Though Councilor at-Large Michelle Wu has said nothing definitive about running for mayor, Mayor Martin Walsh has announced this week that she is running against him.
Sound a little odd?
Wu, of Roslindale, has been suspected of being a candidate for some time, along with District 4 Councilor Andrea Campbell – whom many said will also run even if Wu does run – but has not made any comments about it. Rumors last weekend indicated that Wu had phoned Mayor Walsh to tell him she was indeed going to run against him for mayor in the 2021 City Election. The Globe contacted the mayor, who oddly enough made the official announcement that his challenger would be running.
Mayor Walsh told the Globe he wasn’t focused on that right now, that he was working to help get Presidential Candidate Joe Biden elected this fall, to fight COVID-19 in the city, and that there would be time to talk about running for mayor next year.
In a statement on Monday shared with the media, Councilor Wu did not say she was running, but neither did she say she was
“Councilor Wu believes that in this moment of hardship in our city, each one of us should be asking ourselves how we can make a difference in strengthening our communities and fighting for change that matches the scale and urgency of our current challenges,” said Jessicah Pierre wrote in a statement for Councilor Wu.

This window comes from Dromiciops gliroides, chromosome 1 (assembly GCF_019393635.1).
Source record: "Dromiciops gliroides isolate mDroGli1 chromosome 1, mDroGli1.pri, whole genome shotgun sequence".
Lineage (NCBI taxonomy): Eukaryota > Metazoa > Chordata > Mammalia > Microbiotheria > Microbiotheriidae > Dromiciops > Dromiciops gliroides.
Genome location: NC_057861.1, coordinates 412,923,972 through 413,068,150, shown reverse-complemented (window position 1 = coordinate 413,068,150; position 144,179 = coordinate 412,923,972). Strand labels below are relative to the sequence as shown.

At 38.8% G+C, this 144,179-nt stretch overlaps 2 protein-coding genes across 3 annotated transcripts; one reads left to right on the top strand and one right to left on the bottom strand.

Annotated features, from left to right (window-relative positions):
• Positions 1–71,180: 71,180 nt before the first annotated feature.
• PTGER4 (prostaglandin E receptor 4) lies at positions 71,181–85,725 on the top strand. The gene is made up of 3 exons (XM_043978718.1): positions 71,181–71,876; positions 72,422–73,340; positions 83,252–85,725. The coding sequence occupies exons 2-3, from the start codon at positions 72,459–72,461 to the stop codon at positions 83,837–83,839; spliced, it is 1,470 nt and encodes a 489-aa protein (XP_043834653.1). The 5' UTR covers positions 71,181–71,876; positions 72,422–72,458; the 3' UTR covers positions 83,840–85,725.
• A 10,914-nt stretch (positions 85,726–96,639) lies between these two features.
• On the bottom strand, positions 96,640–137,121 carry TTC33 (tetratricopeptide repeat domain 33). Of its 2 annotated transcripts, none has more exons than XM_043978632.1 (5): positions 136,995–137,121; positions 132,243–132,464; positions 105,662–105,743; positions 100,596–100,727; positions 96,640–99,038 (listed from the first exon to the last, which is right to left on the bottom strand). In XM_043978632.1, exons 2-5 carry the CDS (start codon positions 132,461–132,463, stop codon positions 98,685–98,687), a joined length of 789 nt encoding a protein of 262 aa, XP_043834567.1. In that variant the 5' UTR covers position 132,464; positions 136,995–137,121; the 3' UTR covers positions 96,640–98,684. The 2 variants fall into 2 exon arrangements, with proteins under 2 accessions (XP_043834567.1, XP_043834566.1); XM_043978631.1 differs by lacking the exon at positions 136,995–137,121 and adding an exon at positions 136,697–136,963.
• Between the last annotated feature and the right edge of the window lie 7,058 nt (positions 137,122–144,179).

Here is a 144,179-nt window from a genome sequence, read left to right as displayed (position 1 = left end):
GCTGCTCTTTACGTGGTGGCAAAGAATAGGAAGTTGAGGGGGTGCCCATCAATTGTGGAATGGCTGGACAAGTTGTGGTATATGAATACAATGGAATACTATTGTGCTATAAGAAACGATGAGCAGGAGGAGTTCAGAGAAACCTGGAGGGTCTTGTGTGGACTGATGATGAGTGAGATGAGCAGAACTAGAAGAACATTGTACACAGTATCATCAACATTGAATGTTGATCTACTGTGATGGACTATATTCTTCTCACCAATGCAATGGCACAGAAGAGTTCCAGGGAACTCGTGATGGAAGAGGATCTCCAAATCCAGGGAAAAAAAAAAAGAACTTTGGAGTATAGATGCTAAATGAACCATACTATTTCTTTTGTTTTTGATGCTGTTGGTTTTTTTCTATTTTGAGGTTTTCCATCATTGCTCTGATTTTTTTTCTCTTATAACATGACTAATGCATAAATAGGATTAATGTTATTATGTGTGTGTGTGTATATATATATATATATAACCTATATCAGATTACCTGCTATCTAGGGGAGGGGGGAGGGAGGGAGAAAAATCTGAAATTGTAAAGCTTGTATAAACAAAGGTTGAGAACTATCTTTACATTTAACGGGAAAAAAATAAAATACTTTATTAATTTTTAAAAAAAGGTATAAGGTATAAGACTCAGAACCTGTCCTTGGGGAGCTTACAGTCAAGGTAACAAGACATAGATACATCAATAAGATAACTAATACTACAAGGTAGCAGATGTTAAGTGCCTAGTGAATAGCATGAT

Meanwhile, the move by Walsh to announce his competitor’s intentions is being analyzed by many in City politics. Some say it’s old school Boston, hard-nosed politics, while others have said it was a betrayal of trust between two elected officials.
District 1 Councilor Lydia Edwards said it should have been left for Councilor Wu to announce, not Mayor Walsh. She said if it were announced, it would still be groundbreaking in that she would be one of only a handful of women who have officially run for mayor of Boston.
“Being able to say whether you are in or out is something that should be reserved for the candidate,” said Edwards. “When or if she announces it won’t be any less ground breaking or inspiring.”
Some years ago, JP’s Maura Hennigan put her hat in the ring and ran for mayor – one of the few women to have done so aside from Louise Day Hicks and Peggy Davis Mullen. Dorchester’s Charlotte Golar Richie ran in a crowded Preliminary Election in 2013, but didn’t make the final election.
The mayor’s race is more than a year away, but unseating an incumbent as Wu is potentially trying to do requires a great deal of time and fundraising. According to Campaign Finance Reports, Walsh has nearly $5 million more in his campaign coffers than Wu. So, getting an early start would be critical.
There is also the potential of other candidates getting involved, such as Campbell, who some are saying will announce this fall for mayor as well. Campbell is the former Council President and represents Mattapan and part of Dorchester.
Councilor Wu did not return a request for an interview from the newspaper, but is likely to speak about her intentions in the coming weeks.